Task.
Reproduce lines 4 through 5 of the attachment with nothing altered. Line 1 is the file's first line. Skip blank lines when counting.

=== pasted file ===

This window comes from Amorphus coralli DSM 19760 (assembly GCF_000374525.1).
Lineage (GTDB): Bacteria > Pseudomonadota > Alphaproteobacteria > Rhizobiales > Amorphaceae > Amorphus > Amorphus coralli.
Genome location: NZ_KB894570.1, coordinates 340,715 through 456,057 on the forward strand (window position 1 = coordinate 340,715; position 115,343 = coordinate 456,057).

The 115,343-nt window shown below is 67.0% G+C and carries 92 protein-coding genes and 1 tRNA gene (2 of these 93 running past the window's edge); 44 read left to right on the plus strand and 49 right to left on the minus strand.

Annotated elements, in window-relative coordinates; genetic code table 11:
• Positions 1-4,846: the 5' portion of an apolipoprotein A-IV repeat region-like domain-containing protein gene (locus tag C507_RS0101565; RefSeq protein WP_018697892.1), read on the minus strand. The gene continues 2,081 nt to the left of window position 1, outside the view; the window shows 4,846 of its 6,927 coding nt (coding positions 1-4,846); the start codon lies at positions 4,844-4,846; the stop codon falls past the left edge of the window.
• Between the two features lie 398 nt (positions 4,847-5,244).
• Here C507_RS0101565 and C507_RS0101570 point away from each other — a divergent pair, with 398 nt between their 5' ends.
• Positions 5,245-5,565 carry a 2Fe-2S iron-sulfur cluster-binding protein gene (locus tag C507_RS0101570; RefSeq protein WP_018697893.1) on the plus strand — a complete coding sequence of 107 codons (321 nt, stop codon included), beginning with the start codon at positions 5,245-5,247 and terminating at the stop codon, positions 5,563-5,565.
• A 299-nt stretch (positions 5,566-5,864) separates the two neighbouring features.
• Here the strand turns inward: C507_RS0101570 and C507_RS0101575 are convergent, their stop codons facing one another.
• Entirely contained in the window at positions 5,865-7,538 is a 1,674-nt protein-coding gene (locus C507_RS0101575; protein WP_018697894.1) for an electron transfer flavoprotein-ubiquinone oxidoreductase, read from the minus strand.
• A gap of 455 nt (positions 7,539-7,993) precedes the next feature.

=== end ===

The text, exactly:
The 115,343-nt window shown below is 67.0% G+C and carries 92 protein-coding genes and 1 tRNA gene (2 of these 93 running past the window's edge); 44 read left to right on the plus strand and 49 right to left on the minus strand.

Annotated elements, in window-relative coordinates; genetic code table 11: